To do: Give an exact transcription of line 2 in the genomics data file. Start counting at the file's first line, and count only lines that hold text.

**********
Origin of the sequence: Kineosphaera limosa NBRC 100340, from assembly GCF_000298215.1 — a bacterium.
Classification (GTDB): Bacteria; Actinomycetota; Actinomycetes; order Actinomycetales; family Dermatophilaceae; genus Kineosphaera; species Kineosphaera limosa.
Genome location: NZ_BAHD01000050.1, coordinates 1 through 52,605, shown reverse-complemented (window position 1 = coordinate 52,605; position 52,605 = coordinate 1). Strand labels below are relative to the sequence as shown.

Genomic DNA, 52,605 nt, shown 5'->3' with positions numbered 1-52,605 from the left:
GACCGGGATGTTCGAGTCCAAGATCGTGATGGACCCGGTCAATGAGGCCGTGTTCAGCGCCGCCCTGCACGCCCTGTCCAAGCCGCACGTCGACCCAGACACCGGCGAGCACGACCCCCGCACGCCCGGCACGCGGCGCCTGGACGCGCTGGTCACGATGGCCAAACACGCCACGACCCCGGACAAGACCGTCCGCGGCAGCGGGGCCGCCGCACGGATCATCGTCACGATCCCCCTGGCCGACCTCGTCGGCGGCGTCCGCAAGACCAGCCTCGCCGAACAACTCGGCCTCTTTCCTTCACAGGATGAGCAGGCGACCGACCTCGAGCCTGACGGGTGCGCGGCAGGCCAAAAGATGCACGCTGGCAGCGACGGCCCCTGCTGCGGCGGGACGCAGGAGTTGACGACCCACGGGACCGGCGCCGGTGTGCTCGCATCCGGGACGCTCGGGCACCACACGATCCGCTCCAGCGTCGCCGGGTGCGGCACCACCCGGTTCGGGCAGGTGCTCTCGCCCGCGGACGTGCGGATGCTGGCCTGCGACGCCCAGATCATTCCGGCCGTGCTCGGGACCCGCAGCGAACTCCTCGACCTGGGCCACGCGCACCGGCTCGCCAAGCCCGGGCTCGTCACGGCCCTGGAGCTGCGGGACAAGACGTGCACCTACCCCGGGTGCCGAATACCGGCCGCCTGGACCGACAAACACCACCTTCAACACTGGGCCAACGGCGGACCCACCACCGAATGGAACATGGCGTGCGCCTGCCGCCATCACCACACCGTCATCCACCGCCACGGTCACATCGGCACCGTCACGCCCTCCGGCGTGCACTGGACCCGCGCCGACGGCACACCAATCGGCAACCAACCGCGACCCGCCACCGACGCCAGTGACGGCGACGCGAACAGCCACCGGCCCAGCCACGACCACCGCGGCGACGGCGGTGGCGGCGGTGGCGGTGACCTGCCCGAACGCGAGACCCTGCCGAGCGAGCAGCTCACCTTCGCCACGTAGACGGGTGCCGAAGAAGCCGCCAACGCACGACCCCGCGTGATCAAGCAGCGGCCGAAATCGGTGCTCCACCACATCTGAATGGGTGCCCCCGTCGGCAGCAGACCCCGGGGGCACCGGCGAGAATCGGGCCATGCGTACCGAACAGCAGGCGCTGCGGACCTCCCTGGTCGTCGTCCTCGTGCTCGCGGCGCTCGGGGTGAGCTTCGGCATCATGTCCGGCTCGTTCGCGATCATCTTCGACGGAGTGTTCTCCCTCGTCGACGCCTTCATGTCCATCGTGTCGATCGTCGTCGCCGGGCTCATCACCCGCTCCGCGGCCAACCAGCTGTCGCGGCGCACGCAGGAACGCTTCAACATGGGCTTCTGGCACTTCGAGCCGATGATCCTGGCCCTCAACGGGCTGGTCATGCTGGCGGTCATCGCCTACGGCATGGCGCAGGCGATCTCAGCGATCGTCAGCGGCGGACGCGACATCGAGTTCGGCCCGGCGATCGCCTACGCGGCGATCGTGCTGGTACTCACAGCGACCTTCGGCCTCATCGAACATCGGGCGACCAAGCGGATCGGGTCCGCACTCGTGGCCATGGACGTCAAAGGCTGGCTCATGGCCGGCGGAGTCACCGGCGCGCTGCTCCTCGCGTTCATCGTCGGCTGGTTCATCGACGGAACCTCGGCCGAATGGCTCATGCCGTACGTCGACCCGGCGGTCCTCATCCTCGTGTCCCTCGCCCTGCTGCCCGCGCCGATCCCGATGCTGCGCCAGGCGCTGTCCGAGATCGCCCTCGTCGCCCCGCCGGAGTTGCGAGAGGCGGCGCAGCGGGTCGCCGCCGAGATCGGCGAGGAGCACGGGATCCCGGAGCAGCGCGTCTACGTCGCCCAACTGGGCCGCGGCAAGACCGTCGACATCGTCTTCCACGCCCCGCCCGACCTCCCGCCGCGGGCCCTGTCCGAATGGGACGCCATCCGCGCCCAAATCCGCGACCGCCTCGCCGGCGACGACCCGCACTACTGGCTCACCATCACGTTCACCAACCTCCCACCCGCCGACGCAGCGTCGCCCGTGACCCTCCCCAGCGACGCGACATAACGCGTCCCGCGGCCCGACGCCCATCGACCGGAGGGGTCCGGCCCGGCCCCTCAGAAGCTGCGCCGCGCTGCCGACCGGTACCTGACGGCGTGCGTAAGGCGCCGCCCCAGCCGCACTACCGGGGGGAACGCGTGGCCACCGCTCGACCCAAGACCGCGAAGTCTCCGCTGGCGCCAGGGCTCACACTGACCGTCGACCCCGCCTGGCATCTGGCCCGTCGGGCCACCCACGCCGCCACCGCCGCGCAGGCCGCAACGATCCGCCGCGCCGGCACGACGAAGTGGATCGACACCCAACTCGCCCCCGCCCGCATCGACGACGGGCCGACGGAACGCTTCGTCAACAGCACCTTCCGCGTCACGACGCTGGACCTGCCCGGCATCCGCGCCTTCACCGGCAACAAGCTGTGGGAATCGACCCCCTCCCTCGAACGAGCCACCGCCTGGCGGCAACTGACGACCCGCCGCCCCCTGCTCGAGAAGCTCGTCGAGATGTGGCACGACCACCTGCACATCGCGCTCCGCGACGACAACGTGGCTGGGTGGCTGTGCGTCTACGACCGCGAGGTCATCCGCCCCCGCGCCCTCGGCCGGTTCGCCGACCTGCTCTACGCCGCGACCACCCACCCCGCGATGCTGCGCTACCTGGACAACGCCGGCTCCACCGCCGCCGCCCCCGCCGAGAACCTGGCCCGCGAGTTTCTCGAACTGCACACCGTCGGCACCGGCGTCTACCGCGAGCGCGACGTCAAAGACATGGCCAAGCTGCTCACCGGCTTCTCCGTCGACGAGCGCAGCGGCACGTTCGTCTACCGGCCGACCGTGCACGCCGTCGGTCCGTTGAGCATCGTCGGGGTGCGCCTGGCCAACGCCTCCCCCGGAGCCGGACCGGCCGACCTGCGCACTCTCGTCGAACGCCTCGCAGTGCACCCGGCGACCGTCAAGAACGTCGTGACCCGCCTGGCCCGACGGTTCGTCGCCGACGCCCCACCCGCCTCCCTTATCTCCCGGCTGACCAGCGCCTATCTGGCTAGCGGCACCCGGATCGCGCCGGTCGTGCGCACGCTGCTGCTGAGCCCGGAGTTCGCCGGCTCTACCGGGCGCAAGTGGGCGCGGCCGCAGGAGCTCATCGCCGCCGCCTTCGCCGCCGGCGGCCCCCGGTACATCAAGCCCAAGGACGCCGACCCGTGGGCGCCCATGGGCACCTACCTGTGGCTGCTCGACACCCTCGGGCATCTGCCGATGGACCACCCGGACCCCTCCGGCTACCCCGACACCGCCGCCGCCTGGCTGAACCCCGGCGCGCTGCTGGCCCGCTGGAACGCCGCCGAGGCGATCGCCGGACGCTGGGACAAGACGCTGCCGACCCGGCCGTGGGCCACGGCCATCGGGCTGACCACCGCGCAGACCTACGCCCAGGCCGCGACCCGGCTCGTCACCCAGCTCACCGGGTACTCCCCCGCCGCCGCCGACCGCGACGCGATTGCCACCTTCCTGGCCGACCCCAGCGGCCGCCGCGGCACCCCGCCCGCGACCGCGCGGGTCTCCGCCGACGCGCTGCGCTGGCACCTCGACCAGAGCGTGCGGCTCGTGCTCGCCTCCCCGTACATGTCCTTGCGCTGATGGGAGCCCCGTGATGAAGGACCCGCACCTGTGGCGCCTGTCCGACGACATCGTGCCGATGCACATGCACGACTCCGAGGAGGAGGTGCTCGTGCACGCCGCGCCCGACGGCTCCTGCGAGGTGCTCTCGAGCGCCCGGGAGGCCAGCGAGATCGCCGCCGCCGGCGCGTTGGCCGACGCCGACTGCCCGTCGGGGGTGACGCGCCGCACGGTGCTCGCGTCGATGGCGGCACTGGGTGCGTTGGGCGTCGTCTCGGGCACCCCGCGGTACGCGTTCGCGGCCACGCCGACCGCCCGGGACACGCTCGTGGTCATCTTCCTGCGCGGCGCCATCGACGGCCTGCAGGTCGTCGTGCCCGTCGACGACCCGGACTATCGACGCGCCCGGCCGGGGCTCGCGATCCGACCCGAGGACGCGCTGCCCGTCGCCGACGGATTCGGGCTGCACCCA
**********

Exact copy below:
Classification (GTDB): Bacteria; Actinomycetota; Actinomycetes; order Actinomycetales; family Dermatophilaceae; genus Kineosphaera; species Kineosphaera limosa.